How George Miller Teaches Us to Watch 'Mad Max: Fury Road'
Mad Max: Fury Road can be an assault on the senses, but director George Miller wants to help us understand the chaos we are watching.
Mad Max: Fury Road is a technical and visual marvel that is often regarded as one of the greatest action movies ever made. The film was widely celebrated by critics and fans when it was released in 2015, and received 10 Oscar nominations at the 88th Academy Awards, winning six Oscars for its outstanding technical achievements.
While the spectacle of the film is enough to entertain most viewers, multiple viewing will reveal the inner workings of the world of Fury Road. Within the action scenes, a massive amount of information is given to the audience through quick editing and visual landmarks.
Director Geroge Miller, cinematographer John Seale, and editor Margaret Sixel used their tools to teach the audience where to look in each frame, allowing Miller and Sixel to experiment with their editing throughout the movie. Let's break down how Miller, Seale, and Sixel were able to teach the audience how to watch the fast-paced chaos of Mad Max: Fury Road.
'Mad Max: Fury Road'Credit: Warner Bros. Pictures
“Miller noticed the trend of quickening edits in the years before he shot Fury Road,” Will Rosswrote on a Twitter thread that breaks down Miller’s and Sixel’s editing process, noting that The Bourne Supremacywas the catalyst for this trend.
Since he figured that audiences were learning how to watch and process quick edits, Miller figured the audience could handle it in Fury Road.
But there is one crucial element that directors and editors have to keep in mind when using this trend. When shots go by faster, they are more difficult to process.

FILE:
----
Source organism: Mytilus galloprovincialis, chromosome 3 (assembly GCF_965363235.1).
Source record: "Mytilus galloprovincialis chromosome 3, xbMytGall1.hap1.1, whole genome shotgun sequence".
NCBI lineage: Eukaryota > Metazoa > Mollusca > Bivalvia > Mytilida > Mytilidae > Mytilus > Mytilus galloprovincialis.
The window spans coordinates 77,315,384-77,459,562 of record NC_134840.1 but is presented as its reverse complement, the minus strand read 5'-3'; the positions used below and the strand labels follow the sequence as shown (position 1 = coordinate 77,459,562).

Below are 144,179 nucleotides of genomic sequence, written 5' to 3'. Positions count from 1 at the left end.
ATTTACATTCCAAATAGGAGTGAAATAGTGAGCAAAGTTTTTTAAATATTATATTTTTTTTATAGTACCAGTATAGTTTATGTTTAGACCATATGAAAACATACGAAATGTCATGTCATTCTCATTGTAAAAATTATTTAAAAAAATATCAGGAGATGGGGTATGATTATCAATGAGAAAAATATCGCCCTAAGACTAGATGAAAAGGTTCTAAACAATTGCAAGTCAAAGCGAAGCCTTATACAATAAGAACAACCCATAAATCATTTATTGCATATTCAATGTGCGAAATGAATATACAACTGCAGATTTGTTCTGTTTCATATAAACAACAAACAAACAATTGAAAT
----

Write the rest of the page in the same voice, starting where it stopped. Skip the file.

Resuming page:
“Action can quickly become incoherent, and while some canny filmmakers embraced [the] chaos, Miller wanted clear, causal chains of action,” Ross wrote. Miller told his DP to keep the most important information in the center of the frame, so the audience can find the subject of the shot before cutting to the next shot.
Every time there is a cut in a movie, the eye searches the shot for what is essential. The eyes are less consistently focused, and often need a formal cue of where to look to understand what they are supposed to notice in the frame.
Composition and the action within the frame help guide the eye. The visual information at the viewer’s center of attention will be perceived in detail and encoded into the audience’s memory.
This is critical for filmmakers to understand since it will influence how the audience experiences a film.
There are many ways to play with this technique. For example, Paul Thomas Anderson and Robert Elswit want you to feel lost when watching There Will Be Blood. They wanted to establish a sense of the vastness of the space before refocusing on Daniel Plainview’s story.
But Miller and Seale did not want the audience to feel lost. Sure, they will overwhelm you with quick edits and fast-paced action, but they want you to understand and enjoy the story. They do this by using a center-framing technique.
The camera goes through elaborate movements and hits almost unnatural angles to keep the subjects in the center. Other times, the camera will gracefully move from one focus to center another within a single shot.